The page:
Government has improved aspects of managing security intelligence
Ottawa, March 31, 2009—The federal government has made satisfactory progress in improving the management of security intelligence, says the Auditor General of Canada, Sheila Fraser, in her Status Report tabled today in the House of Commons. In other areas, further progress is needed.
“We recognize the efforts made so far to resolve the problems we found in previous audits, but there are still important areas where concrete action and leadership are needed,” said Ms. Fraser.
The audit found that the organization and coordination of priorities among federal organizations involved in security has improved. The government published its National Security Policy. It has also made progress on developing an integrated secure system that allows the sharing of intelligence information among federal organizations.
The audit also found, however, that security and intelligence agencies are still not subject to a level of independent review that corresponds to their intrusion into people’s lives.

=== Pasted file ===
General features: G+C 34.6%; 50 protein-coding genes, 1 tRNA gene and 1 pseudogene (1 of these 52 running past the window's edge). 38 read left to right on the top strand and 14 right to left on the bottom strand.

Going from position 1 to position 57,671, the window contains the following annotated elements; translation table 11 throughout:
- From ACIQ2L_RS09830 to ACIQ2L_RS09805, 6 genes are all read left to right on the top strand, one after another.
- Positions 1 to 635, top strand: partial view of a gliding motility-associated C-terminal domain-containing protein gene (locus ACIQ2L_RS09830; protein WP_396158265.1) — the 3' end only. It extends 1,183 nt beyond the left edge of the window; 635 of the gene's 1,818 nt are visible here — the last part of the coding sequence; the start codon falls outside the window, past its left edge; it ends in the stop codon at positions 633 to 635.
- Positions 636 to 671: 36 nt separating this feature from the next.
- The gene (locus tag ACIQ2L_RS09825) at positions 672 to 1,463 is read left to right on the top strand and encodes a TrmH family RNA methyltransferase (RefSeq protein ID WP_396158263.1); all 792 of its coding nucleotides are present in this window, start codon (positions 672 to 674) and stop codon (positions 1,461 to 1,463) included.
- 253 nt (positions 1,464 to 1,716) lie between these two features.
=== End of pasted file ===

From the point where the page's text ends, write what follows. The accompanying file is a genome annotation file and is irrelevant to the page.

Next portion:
In addition, Transport Canada and the Royal Canadian Mounted Police are still not sharing criminal intelligence information effectively. For example, in its process for granting security clearances to individuals working at airports, Transport Canada does not check all criminal intelligence databanks. The Report notes that Transport Canada could still be granting clearances to high-risk individuals for access to restricted areas at airports.
The Report says that a number of departments and agencies have cited legal barriers to sharing information with each other, and the government needs to increase efforts to resolve these problems.
“In the world of security intelligence, information sharing is critical. Where there are legal constraints, the government needs to find a way of resolving them,” said Ms. Fraser.
The Status Report follows up on the government’s progress in addressing issues identified in previous reports. Progress is deemed either satisfactory or unsatisfactory, taking into account the complexity and significance of the issues and the amount of time that has passed since the original audit.
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The chapter “National Security: Intelligence and Information Sharing” is available on the Office of the Auditor General of Canada website.
For more information, please click here.